Week of August 1, 2005

Built-in barcodes

Are barcode and hologram tags really necessary? Physicists from Imperial College London in England have found that objects like paper documents, credit cards, and product packaging can be uniquely identified without any type of tag. The method uses existing microscopic imperfections on the objects to generate a unique pattern when the surface is scanned by an ordinary laser scanner.

('Fingerprinting' documents and packaging, Nature, July 28, 2005)

Artificial grammar maven

The quest to give computers the ability to learn languages on their own, much the way humans learn language, has taken a big step forward with the development of an algorithm by researchers at Tel Aviv University and Cornell University that can suss out the structure and rules of a language without being given cues. This could not only improve natural language processing technology but also the pattern recognition systems used to sift through large amounts of data.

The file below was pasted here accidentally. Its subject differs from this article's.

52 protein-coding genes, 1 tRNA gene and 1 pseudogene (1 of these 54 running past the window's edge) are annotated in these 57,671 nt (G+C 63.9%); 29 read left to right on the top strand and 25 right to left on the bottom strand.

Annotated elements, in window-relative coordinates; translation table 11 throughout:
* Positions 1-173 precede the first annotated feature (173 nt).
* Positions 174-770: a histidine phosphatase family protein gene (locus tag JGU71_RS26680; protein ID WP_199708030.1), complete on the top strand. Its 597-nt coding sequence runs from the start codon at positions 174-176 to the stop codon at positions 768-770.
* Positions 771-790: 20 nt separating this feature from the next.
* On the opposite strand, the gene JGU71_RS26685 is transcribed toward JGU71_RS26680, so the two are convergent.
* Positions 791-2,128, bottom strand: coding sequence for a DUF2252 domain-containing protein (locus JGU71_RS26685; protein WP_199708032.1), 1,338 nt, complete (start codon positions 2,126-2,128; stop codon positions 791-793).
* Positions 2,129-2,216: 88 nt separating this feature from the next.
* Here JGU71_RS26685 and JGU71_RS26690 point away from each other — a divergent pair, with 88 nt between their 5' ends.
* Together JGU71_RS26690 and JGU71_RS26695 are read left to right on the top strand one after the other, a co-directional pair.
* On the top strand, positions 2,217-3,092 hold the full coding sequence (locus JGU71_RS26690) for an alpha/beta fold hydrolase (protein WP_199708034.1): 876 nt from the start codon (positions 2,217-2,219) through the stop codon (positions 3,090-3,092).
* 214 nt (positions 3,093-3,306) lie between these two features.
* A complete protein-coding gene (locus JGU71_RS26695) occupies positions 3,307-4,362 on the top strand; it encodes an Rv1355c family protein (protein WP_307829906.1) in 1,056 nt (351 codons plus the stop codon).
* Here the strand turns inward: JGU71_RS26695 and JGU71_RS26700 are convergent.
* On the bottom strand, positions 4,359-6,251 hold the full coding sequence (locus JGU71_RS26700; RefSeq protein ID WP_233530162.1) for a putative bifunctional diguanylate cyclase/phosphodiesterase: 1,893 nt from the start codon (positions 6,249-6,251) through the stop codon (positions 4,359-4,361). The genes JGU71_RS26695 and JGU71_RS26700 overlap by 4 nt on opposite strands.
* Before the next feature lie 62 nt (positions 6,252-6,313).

(Unsupervised learning of natural languages, Proceedings of the National Academy Of Sciences, August 8, 2005)

Cancer killing nanotubes

Scientists from Stanford University coaxed cancer cells to absorb carbon nanotubes attached to folic acid, then used an infrared laser to heat up the nanotubes in order to kill the cancer cells without harming healthy cells. Several research teams are using folic acid as a cancer-fighting Trojan horse. A newsbrief in the current issue of TRN describes a molecule that links the bait to an anticancer drug.

(Carbon nanotubes as multifunctional biological transporters and near-infrared agents for selective cancer cell destruction, Proceedings of the National Academy Of Sciences, August 8, 2005)

Zooming in on teeth

Scientists from Oak Ridge National Laboratory and North Carolina State University have taken pictures of a tooth that show the nanoscale structure of its proteins and crystals. This method could provide higher-resolution images of biological tissue than are currently available. They previously used a similar method to examine the structure of butterfly wings.

(Electromechanical Imaging of Biological Systems with Sub-10 nm Resolution, Applied Physics Letters, August 1, 2005)


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